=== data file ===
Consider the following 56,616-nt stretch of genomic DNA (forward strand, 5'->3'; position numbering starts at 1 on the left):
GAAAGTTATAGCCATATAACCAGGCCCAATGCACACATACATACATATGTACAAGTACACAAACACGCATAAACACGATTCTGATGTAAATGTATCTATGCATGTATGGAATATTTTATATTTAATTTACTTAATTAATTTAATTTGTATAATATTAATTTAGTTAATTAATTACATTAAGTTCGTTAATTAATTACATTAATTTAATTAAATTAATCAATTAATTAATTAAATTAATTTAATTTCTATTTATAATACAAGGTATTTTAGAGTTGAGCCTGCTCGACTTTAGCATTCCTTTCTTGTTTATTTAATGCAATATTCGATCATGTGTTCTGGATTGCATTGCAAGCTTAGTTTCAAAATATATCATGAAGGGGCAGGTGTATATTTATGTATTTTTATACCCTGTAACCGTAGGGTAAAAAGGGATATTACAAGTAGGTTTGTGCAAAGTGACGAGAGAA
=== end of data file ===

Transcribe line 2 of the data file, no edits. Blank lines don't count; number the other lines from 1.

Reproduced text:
GAAAGTTATAGCCATATAACCAGGCCCAATGCACACATACATACATATGTACAAGTACACAAACACGCATAAACACGATTCTGATGTAAATGTATCTATGCATGTATGGAATATTTTATATTTAATTTACTTAATTAATTTAATTTGTATAATATTAATTTAGTTAATTAATTACATTAAGTTCGTTAATTAATTACATTAATTTAATTAAATTAATCAATTAATTAATTAAATTAATTTAATTTCTATTTATAATACAAGGTATTTTAGAGTTGAGCCTGCTCGACTTTAGCATTCCTTTCTTGTTTATTTAATGCAATATTCGATCATGTGTTCTGGATTGCATTGCAAGCTTAGTTTCAAAATATATCATGAAGGGGCAGGTGTATATTTATGTATTTTTATACCCTGTAACCGTAGGGTAAAAAGGGATATTACAAGTAGGTTTGTGCAAAGTGACGAGAGAA